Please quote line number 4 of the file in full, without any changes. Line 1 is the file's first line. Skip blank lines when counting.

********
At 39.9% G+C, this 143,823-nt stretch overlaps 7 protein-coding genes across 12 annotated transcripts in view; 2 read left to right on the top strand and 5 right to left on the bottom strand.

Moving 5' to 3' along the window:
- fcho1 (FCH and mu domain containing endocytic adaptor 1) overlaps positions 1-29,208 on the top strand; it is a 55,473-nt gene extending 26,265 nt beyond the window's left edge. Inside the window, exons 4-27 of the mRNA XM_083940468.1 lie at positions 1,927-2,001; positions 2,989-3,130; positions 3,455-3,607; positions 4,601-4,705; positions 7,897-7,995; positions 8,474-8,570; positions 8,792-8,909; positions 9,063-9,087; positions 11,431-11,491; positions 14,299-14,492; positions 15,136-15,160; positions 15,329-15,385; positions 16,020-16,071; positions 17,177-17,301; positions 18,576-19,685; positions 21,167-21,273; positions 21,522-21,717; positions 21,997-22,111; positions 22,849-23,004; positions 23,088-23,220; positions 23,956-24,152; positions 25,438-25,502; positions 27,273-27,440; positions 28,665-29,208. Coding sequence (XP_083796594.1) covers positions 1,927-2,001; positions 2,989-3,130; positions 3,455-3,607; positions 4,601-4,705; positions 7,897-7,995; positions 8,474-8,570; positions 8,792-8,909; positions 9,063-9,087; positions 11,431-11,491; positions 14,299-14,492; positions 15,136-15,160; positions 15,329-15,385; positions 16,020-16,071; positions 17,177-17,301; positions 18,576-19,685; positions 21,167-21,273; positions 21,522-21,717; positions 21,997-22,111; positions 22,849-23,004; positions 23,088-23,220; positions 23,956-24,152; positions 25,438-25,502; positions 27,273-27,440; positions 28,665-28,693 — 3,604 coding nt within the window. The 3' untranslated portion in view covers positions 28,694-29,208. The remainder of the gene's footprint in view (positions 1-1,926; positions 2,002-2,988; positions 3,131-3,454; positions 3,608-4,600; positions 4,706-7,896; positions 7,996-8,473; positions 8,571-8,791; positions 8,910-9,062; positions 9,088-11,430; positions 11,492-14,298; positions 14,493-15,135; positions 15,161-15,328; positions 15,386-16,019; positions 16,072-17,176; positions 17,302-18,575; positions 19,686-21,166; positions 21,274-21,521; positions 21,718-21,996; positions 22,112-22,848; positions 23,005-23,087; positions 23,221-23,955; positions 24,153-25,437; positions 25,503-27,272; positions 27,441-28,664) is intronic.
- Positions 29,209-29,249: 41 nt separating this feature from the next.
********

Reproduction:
- Positions 29,209-29,249: 41 nt separating this feature from the next.